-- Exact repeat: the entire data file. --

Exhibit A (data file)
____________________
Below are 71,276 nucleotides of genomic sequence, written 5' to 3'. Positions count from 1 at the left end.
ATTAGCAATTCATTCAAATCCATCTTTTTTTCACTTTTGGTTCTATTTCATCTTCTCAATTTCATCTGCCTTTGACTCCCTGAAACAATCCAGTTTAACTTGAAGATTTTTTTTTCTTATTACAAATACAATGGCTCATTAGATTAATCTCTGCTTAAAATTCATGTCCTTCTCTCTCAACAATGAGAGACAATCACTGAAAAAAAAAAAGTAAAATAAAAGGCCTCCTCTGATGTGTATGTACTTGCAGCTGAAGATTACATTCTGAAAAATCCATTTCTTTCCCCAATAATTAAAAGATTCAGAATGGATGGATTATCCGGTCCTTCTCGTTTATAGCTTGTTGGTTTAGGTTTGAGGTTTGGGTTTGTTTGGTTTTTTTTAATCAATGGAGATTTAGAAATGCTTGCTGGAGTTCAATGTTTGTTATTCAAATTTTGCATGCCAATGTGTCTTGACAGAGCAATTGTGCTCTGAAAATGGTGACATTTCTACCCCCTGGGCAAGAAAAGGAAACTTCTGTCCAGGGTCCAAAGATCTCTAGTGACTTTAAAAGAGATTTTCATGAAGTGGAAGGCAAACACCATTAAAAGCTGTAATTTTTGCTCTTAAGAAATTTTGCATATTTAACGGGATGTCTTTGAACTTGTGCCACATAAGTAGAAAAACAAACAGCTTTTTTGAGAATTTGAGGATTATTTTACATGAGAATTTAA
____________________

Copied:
Below are 71,276 nucleotides of genomic sequence, written 5' to 3'. Positions count from 1 at the left end.
ATTAGCAATTCATTCAAATCCATCTTTTTTTCACTTTTGGTTCTATTTCATCTTCTCAATTTCATCTGCCTTTGACTCCCTGAAACAATCCAGTTTAACTTGAAGATTTTTTTTTCTTATTACAAATACAATGGCTCATTAGATTAATCTCTGCTTAAAATTCATGTCCTTCTCTCTCAACAATGAGAGACAATCACTGAAAAAAAAAAAGTAAAATAAAAGGCCTCCTCTGATGTGTATGTACTTGCAGCTGAAGATTACATTCTGAAAAATCCATTTCTTTCCCCAATAATTAAAAGATTCAGAATGGATGGATTATCCGGTCCTTCTCGTTTATAGCTTGTTGGTTTAGGTTTGAGGTTTGGGTTTGTTTGGTTTTTTTTAATCAATGGAGATTTAGAAATGCTTGCTGGAGTTCAATGTTTGTTATTCAAATTTTGCATGCCAATGTGTCTTGACAGAGCAATTGTGCTCTGAAAATGGTGACATTTCTACCCCCTGGGCAAGAAAAGGAAACTTCTGTCCAGGGTCCAAAGATCTCTAGTGACTTTAAAAGAGATTTTCATGAAGTGGAAGGCAAACACCATTAAAAGCTGTAATTTTTGCTCTTAAGAAATTTTGCATATTTAACGGGATGTCTTTGAACTTGTGCCACATAAGTAGAAAAACAAACAGCTTTTTTGAGAATTTGAGGATTATTTTACATGAGAATTTAA